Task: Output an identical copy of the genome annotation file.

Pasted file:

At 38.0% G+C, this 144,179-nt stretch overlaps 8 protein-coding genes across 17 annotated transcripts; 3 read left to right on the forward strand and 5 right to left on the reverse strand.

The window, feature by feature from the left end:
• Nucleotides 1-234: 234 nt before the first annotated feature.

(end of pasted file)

At 38.0% G+C, this 144,179-nt stretch overlaps 8 protein-coding genes across 17 annotated transcripts; 3 read left to right on the forward strand and 5 right to left on the reverse strand.

The window, feature by feature from the left end:
• Nucleotides 1-234: 234 nt before the first annotated feature.